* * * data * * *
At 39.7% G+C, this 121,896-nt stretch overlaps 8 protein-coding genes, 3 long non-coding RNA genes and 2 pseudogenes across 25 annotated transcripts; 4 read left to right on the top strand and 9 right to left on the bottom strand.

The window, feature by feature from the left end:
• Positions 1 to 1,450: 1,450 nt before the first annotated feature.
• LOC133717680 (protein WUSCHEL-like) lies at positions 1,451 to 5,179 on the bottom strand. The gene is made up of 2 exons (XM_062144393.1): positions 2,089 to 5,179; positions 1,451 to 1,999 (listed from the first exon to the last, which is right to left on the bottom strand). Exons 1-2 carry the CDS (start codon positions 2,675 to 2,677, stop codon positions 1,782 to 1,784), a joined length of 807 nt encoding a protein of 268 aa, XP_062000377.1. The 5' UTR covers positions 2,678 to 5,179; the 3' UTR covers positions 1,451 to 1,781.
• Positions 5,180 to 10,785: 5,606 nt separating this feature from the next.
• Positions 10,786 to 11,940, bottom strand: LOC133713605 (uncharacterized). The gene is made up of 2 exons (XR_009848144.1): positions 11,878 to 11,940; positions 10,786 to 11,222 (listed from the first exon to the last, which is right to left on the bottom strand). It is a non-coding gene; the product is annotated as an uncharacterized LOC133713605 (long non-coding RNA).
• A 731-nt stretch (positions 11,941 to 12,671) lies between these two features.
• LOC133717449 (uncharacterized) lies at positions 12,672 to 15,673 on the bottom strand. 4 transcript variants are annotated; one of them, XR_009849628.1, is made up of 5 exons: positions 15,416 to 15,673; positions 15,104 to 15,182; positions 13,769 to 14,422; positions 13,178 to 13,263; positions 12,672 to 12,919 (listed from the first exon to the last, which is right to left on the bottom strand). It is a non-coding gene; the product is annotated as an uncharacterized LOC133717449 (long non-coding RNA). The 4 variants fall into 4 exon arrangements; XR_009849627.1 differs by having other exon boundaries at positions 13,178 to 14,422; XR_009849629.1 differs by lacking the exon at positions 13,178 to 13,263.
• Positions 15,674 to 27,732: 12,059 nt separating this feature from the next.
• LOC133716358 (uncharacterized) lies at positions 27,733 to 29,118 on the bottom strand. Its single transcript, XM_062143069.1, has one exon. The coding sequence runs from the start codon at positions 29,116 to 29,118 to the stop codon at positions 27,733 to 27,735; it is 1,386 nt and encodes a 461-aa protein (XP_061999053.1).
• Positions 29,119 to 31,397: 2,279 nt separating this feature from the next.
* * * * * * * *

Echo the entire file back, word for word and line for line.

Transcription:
At 39.7% G+C, this 121,896-nt stretch overlaps 8 protein-coding genes, 3 long non-coding RNA genes and 2 pseudogenes across 25 annotated transcripts; 4 read left to right on the top strand and 9 right to left on the bottom strand.

The window, feature by feature from the left end:
• Positions 1 to 1,450: 1,450 nt before the first annotated feature.
• LOC133717680 (protein WUSCHEL-like) lies at positions 1,451 to 5,179 on the bottom strand. The gene is made up of 2 exons (XM_062144393.1): positions 2,089 to 5,179; positions 1,451 to 1,999 (listed from the first exon to the last, which is right to left on the bottom strand). Exons 1-2 carry the CDS (start codon positions 2,675 to 2,677, stop codon positions 1,782 to 1,784), a joined length of 807 nt encoding a protein of 268 aa, XP_062000377.1. The 5' UTR covers positions 2,678 to 5,179; the 3' UTR covers positions 1,451 to 1,781.
• Positions 5,180 to 10,785: 5,606 nt separating this feature from the next.
• Positions 10,786 to 11,940, bottom strand: LOC133713605 (uncharacterized). The gene is made up of 2 exons (XR_009848144.1): positions 11,878 to 11,940; positions 10,786 to 11,222 (listed from the first exon to the last, which is right to left on the bottom strand). It is a non-coding gene; the product is annotated as an uncharacterized LOC133713605 (long non-coding RNA).
• A 731-nt stretch (positions 11,941 to 12,671) lies between these two features.
• LOC133717449 (uncharacterized) lies at positions 12,672 to 15,673 on the bottom strand. 4 transcript variants are annotated; one of them, XR_009849628.1, is made up of 5 exons: positions 15,416 to 15,673; positions 15,104 to 15,182; positions 13,769 to 14,422; positions 13,178 to 13,263; positions 12,672 to 12,919 (listed from the first exon to the last, which is right to left on the bottom strand). It is a non-coding gene; the product is annotated as an uncharacterized LOC133717449 (long non-coding RNA). The 4 variants fall into 4 exon arrangements; XR_009849627.1 differs by having other exon boundaries at positions 13,178 to 14,422; XR_009849629.1 differs by lacking the exon at positions 13,178 to 13,263.
• Positions 15,674 to 27,732: 12,059 nt separating this feature from the next.
• LOC133716358 (uncharacterized) lies at positions 27,733 to 29,118 on the bottom strand. Its single transcript, XM_062143069.1, has one exon. The coding sequence runs from the start codon at positions 29,116 to 29,118 to the stop codon at positions 27,733 to 27,735; it is 1,386 nt and encodes a 461-aa protein (XP_061999053.1).
• Positions 29,119 to 31,397: 2,279 nt separating this feature from the next.